Last autumn, Khalilzad pushed for significant adjustments in U.S. Iraq strategy on both Iranian and Sunni insurgent fronts, with partial success. He revealed in an interview with Newsweek in late November that he had been authorized by the White House to “engage the Iranians,” and described it as “an adjustment” in policy.
A few days later, Khalilzad told ABC News that he would talk to any insurgent groups except for the Abu Musab al-Zarqawi group and those who were still loyal to former Iraqi president Saddam Hussein.
Two months later, an Iraqi delegation to Tehran carried a letter from Khalilzad proposing U.S.-Iranian cooperation on Iraq.
But Khalilzad was not allowed to negotiate with Tehran. State Department spokesman Sean McCormack pointed out to reporters that the ambassador had “a very narrow mandate and it deals specifically with issues related to Iraq.”
Iranian Foreign Minister Manoucher Mottaki immediately said Iran had no intention of negotiating with the United States. However, it is clear that Iran is willing to reach agreement on ways of stabilizing Iraq, provided a broader range of issues is also on the table.
On May 4, 2003, according to a Financial Times story 10 months later, a Swiss diplomat conveyed to the State Department an Iranian proposal for a “grand bargain” that would result in coordination of Iranian and U.S. policy toward Iraq, support for a two-state Palestinian-Israeli solution, and an end to Iran’s nuclear enrichment program in return for U.S. normalization of relations and dropping “regime change” from U.S. policy.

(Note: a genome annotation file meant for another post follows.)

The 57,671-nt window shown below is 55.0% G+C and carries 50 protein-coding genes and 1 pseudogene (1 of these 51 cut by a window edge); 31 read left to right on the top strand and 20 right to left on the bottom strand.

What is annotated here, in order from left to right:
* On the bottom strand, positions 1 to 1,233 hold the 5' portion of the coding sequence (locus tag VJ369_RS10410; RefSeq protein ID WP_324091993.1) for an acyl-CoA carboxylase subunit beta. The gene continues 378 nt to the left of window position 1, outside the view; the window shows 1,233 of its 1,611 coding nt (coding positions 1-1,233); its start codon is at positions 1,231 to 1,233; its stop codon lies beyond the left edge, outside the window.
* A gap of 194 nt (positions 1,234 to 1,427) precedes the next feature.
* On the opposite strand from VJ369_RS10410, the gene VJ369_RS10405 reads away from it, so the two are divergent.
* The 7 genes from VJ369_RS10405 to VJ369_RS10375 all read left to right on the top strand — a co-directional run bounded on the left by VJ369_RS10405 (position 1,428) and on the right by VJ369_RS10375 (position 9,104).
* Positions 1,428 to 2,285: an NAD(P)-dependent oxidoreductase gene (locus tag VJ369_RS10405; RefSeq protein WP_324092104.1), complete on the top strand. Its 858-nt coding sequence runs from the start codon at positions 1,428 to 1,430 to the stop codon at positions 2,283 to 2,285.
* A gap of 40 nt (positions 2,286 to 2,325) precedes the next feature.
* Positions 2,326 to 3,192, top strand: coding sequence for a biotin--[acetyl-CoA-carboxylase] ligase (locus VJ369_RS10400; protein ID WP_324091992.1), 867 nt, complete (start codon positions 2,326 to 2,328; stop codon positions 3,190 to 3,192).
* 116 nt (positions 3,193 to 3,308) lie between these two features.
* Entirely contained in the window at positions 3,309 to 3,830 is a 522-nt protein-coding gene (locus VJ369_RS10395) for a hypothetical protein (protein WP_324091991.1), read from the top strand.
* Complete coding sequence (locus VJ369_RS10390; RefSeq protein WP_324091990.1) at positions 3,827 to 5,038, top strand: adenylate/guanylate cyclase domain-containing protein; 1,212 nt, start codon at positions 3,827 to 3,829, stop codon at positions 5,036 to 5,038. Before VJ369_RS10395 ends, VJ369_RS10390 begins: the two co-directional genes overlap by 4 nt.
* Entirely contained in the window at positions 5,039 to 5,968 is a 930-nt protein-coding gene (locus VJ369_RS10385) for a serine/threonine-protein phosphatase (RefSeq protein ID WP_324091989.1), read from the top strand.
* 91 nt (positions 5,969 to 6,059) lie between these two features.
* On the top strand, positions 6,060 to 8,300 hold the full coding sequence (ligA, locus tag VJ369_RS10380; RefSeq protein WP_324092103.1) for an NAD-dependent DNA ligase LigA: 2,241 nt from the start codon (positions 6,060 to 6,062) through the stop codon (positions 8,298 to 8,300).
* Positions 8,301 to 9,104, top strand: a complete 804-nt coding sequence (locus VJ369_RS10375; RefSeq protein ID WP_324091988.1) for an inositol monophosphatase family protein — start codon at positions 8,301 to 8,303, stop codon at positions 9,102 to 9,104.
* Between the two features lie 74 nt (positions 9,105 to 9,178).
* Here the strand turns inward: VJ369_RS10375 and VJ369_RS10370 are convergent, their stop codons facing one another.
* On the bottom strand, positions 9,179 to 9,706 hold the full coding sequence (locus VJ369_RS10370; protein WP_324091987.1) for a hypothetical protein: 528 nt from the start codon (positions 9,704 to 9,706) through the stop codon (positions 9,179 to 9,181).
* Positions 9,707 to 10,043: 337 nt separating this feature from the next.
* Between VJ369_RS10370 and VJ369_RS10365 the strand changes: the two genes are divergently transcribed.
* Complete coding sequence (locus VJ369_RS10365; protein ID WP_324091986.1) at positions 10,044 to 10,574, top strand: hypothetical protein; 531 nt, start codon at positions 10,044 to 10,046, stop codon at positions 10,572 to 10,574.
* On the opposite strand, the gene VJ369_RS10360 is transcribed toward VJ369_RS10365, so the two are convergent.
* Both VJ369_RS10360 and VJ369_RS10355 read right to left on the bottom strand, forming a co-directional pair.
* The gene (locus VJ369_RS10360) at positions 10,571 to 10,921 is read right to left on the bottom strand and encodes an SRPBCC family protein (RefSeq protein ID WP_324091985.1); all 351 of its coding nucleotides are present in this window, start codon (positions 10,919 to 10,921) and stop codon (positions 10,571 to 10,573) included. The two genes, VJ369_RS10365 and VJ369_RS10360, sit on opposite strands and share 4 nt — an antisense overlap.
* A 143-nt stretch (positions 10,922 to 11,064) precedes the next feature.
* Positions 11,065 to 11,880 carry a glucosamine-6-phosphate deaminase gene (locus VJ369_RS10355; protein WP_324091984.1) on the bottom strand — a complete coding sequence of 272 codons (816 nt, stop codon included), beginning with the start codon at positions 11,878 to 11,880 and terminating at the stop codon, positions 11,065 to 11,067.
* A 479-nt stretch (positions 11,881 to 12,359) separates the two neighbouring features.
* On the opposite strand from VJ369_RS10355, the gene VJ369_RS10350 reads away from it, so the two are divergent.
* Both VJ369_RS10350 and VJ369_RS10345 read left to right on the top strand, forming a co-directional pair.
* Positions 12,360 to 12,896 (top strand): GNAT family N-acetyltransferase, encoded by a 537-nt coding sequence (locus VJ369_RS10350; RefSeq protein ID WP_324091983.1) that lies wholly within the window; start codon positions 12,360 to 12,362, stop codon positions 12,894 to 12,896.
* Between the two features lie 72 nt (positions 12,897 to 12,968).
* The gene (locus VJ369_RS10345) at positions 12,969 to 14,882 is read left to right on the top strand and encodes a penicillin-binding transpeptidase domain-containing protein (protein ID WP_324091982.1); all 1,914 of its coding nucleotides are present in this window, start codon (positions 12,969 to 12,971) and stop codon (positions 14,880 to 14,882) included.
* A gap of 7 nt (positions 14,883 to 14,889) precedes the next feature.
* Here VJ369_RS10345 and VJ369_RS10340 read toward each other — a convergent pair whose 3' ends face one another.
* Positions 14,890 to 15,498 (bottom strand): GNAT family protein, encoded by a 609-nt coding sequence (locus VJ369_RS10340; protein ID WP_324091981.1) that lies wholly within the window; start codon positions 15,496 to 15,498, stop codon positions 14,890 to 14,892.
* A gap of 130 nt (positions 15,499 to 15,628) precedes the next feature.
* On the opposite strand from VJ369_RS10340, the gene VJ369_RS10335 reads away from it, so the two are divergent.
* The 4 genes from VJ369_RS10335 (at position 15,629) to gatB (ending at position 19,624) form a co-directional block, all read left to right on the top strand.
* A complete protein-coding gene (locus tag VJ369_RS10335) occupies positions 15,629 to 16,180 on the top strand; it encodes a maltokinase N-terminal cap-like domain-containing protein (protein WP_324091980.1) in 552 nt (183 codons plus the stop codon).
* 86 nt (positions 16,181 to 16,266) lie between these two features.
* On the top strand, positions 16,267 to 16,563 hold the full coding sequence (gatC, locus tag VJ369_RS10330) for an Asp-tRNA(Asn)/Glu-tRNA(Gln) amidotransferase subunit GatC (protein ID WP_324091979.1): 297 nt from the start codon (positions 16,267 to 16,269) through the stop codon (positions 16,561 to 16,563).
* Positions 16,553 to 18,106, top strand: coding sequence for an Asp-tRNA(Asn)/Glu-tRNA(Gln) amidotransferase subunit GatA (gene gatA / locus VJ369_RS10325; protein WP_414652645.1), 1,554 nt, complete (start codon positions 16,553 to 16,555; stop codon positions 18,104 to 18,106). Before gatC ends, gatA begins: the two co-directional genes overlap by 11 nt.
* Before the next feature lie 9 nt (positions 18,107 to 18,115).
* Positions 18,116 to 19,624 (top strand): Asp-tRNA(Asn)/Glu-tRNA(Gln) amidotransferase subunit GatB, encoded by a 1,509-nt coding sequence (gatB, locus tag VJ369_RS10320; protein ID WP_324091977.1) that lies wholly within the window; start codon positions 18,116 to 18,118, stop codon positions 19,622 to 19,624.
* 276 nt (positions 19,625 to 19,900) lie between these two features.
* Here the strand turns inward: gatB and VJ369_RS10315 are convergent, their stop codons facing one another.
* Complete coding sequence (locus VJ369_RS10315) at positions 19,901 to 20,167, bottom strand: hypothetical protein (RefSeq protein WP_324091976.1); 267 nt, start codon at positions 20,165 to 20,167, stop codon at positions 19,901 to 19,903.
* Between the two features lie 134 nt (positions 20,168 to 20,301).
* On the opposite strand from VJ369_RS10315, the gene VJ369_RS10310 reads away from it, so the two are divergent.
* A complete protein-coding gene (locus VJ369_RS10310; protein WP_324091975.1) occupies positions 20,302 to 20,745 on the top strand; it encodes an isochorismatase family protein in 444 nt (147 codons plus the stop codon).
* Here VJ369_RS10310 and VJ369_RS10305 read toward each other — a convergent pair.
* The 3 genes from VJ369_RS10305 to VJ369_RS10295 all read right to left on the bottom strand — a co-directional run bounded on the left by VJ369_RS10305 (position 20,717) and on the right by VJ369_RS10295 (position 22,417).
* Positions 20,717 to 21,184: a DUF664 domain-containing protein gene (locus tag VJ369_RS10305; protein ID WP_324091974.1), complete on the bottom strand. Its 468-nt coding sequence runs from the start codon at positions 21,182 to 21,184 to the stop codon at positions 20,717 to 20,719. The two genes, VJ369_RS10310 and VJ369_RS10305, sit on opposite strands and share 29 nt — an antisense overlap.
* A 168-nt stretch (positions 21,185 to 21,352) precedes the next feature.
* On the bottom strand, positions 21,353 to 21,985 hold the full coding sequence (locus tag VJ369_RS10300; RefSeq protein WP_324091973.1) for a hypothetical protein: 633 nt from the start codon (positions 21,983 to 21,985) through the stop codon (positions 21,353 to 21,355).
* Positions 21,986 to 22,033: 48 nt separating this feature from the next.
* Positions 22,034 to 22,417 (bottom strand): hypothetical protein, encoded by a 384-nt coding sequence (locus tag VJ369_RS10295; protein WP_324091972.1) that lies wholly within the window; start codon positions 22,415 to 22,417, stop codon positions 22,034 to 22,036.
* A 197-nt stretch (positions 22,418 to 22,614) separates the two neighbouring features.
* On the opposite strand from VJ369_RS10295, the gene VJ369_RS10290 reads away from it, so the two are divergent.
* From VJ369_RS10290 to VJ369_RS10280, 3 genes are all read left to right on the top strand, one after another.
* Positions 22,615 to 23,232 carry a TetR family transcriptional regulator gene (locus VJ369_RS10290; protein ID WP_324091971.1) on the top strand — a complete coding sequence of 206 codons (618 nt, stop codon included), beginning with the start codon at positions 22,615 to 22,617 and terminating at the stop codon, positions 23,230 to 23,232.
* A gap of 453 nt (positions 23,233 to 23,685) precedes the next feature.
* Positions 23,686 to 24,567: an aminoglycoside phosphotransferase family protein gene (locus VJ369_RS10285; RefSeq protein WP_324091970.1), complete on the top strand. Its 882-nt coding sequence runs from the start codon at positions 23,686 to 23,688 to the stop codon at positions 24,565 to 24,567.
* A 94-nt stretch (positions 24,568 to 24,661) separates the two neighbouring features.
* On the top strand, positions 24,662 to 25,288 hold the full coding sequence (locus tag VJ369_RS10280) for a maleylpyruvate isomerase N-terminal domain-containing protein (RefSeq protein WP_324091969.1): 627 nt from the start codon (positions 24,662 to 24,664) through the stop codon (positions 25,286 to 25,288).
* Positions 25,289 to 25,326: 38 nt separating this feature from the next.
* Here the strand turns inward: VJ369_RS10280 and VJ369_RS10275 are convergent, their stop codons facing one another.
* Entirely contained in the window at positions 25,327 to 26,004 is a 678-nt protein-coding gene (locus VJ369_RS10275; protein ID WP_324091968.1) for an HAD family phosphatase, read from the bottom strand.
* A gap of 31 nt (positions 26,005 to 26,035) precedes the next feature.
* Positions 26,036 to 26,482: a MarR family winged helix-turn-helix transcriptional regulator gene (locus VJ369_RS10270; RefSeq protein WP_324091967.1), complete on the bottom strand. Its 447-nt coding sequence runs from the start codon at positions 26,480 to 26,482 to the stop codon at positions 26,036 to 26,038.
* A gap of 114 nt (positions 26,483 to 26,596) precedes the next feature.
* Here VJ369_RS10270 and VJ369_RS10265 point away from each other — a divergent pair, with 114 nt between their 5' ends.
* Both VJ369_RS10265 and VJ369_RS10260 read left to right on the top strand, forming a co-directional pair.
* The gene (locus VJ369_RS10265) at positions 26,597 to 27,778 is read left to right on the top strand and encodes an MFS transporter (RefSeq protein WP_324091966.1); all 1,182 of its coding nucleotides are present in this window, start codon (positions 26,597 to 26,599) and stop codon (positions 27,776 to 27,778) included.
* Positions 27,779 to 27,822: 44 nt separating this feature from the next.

But neoconservatives in the administration, led by Defense Secretary Donald Rumsfeld, hoped for the collapse of the Iranian regime, and the White House rejected the proposal.
Despite the fact that he has nothing to offer the Iranians, Khalilzad continues to seek Tehran’s help in stabilizing Iraq. The London-based Al-Hayat newspaper quoted both Iranian and Iraqi sources Jan. 4 as saying that Khalilzad had sent a letter to Iran with an Iraqi defense ministry delegation proposing that the two countries coordinate policy with regard to Iraq.
The implication of the present U.S. diplomatic policy is that the White House feels it can still coerce the Iranians to do their bidding on Iraq. The Iranian government, however, clearly believes it holds the stronger bargaining chips in dealing with the United States, despite continuing U.S. military threats, because of the seriousness of the situation in Iraq.